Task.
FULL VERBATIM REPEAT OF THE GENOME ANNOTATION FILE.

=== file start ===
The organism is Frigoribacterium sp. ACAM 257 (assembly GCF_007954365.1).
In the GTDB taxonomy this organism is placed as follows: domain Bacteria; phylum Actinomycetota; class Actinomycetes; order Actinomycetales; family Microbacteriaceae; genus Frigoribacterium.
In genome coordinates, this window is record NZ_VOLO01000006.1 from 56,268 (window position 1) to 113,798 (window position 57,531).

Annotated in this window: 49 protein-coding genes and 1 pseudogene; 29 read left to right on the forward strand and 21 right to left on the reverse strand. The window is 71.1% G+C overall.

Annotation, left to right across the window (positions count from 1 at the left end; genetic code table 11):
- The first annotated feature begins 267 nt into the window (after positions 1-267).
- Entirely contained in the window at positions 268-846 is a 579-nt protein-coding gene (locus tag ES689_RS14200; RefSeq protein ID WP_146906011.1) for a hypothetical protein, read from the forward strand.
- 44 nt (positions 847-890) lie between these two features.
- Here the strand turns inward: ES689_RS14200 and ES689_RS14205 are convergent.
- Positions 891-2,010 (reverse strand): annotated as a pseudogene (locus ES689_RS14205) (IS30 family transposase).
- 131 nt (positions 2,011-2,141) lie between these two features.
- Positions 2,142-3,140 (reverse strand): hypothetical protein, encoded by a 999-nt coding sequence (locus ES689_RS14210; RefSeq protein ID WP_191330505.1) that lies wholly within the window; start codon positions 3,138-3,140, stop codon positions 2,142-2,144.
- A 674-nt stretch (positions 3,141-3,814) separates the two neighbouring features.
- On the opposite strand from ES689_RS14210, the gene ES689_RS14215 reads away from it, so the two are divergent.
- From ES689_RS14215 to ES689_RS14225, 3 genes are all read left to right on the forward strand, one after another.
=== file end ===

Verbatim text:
The organism is Frigoribacterium sp. ACAM 257 (assembly GCF_007954365.1).
In the GTDB taxonomy this organism is placed as follows: domain Bacteria; phylum Actinomycetota; class Actinomycetes; order Actinomycetales; family Microbacteriaceae; genus Frigoribacterium.
In genome coordinates, this window is record NZ_VOLO01000006.1 from 56,268 (window position 1) to 113,798 (window position 57,531).

Annotated in this window: 49 protein-coding genes and 1 pseudogene; 29 read left to right on the forward strand and 21 right to left on the reverse strand. The window is 71.1% G+C overall.

Annotation, left to right across the window (positions count from 1 at the left end; genetic code table 11):
- The first annotated feature begins 267 nt into the window (after positions 1-267).
- Entirely contained in the window at positions 268-846 is a 579-nt protein-coding gene (locus tag ES689_RS14200; RefSeq protein ID WP_146906011.1) for a hypothetical protein, read from the forward strand.
- 44 nt (positions 847-890) lie between these two features.
- Here the strand turns inward: ES689_RS14200 and ES689_RS14205 are convergent.
- Positions 891-2,010 (reverse strand): annotated as a pseudogene (locus ES689_RS14205) (IS30 family transposase).
- 131 nt (positions 2,011-2,141) lie between these two features.
- Positions 2,142-3,140 (reverse strand): hypothetical protein, encoded by a 999-nt coding sequence (locus ES689_RS14210; RefSeq protein ID WP_191330505.1) that lies wholly within the window; start codon positions 3,138-3,140, stop codon positions 2,142-2,144.
- A 674-nt stretch (positions 3,141-3,814) separates the two neighbouring features.
- On the opposite strand from ES689_RS14210, the gene ES689_RS14215 reads away from it, so the two are divergent.
- From ES689_RS14215 to ES689_RS14225, 3 genes are all read left to right on the forward strand, one after another.